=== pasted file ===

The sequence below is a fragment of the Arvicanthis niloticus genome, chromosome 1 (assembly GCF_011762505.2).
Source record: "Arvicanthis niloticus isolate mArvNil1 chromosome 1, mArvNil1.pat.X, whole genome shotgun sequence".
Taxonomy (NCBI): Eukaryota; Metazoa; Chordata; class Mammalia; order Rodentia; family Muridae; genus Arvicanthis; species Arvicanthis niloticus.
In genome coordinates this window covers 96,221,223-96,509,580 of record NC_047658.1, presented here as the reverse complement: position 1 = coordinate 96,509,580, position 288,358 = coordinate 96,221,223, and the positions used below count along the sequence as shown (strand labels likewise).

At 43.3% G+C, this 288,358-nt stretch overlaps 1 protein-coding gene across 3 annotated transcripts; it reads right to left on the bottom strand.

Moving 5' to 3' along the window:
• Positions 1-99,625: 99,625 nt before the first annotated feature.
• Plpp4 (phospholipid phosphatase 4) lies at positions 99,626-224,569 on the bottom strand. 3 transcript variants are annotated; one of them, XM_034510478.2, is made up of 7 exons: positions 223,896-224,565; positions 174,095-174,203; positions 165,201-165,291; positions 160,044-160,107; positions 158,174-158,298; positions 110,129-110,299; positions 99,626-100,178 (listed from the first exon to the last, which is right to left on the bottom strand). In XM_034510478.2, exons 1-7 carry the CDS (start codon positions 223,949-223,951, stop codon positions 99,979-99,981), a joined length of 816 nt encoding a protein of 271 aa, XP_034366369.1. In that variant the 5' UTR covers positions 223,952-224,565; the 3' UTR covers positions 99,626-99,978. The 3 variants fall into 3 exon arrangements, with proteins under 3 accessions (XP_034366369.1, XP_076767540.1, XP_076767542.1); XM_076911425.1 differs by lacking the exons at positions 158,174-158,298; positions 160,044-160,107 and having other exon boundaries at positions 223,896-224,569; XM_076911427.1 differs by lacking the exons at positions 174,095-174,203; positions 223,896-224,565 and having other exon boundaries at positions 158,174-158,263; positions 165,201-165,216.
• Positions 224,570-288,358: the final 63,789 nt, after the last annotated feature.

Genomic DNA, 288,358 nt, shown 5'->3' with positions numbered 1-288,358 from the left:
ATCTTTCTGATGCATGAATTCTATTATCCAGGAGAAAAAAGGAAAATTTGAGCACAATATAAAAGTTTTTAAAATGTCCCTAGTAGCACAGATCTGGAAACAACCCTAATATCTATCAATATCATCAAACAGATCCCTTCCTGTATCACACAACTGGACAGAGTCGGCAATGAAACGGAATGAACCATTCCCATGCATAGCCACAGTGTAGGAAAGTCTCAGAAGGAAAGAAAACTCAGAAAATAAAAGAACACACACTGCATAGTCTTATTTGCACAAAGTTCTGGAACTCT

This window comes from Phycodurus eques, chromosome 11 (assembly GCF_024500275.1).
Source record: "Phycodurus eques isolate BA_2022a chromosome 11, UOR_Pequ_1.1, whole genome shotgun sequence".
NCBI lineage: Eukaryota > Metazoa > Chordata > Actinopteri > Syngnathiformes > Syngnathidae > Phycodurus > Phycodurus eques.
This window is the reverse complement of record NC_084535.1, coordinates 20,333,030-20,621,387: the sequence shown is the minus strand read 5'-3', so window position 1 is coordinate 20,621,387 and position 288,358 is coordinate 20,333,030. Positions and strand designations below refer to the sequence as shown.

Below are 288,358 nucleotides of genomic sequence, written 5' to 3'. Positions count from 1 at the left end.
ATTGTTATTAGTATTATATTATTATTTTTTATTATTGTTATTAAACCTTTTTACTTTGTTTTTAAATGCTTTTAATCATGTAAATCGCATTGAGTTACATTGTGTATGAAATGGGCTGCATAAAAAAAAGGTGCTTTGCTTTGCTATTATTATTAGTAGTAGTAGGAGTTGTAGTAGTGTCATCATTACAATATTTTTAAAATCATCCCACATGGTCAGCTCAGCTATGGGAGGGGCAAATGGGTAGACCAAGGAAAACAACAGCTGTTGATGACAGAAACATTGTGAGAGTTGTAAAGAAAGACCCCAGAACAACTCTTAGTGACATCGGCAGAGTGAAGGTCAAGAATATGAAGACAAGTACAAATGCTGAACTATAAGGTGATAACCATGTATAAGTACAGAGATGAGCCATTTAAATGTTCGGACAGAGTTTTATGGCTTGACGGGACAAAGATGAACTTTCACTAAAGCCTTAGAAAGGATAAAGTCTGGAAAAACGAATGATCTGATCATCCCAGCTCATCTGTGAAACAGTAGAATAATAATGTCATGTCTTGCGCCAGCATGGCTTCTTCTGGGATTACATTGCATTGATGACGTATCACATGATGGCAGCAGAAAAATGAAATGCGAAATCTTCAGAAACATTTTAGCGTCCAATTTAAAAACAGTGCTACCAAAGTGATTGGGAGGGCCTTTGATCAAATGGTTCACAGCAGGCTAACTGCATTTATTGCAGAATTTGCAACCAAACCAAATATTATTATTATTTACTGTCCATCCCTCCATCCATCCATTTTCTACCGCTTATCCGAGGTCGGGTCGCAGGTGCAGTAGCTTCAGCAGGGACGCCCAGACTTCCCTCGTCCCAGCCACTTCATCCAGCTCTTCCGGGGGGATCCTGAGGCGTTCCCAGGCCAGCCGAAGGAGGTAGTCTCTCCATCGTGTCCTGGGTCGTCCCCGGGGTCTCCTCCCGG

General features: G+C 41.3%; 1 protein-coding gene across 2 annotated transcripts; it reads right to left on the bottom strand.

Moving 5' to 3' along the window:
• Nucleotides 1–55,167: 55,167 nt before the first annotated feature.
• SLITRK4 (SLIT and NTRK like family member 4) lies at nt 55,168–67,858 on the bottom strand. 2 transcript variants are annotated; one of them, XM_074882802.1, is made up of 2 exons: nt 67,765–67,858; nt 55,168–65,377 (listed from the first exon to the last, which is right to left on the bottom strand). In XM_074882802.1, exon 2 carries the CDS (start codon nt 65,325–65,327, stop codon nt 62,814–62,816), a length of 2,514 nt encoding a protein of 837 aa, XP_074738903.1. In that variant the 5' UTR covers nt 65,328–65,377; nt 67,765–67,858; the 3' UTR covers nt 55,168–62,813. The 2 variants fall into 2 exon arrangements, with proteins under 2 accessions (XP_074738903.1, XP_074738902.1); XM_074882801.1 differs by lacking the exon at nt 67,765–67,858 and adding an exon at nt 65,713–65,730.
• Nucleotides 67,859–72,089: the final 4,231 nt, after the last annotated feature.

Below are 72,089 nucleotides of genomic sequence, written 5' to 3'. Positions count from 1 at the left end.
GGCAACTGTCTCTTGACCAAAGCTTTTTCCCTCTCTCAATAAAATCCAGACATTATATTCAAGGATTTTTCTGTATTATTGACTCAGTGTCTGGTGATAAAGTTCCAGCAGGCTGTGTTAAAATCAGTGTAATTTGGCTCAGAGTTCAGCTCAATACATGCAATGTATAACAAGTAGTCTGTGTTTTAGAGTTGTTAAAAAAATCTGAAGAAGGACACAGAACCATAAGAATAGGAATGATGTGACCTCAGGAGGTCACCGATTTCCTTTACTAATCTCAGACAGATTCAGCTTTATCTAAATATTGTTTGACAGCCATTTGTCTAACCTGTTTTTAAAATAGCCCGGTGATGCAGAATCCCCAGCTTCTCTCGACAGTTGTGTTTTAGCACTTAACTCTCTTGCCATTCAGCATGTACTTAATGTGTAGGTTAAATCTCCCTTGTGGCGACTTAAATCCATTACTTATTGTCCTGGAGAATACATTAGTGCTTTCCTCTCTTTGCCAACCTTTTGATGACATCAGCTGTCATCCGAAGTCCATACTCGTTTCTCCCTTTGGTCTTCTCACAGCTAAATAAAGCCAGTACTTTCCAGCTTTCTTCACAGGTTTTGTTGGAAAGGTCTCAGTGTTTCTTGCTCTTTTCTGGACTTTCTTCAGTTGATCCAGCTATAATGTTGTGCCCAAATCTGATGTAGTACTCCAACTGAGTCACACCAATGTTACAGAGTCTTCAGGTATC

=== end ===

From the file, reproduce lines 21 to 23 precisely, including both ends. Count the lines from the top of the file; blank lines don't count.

• SLITRK4 (SLIT and NTRK like family member 4) lies at nt 55,168–67,858 on the bottom strand. 2 transcript variants are annotated; one of them, XM_074882802.1, is made up of 2 exons: nt 67,765–67,858; nt 55,168–65,377 (listed from the first exon to the last, which is right to left on the bottom strand). In XM_074882802.1, exon 2 carries the CDS (start codon nt 65,325–65,327, stop codon nt 62,814–62,816), a length of 2,514 nt encoding a protein of 837 aa, XP_074738903.1. In that variant the 5' UTR covers nt 65,328–65,377; nt 67,765–67,858; the 3' UTR covers nt 55,168–62,813. The 2 variants fall into 2 exon arrangements, with proteins under 2 accessions (XP_074738903.1, XP_074738902.1); XM_074882801.1 differs by lacking the exon at nt 67,765–67,858 and adding an exon at nt 65,713–65,730.
• Nucleotides 67,859–72,089: the final 4,231 nt, after the last annotated feature.

Below are 72,089 nucleotides of genomic sequence, written 5' to 3'. Positions count from 1 at the left end.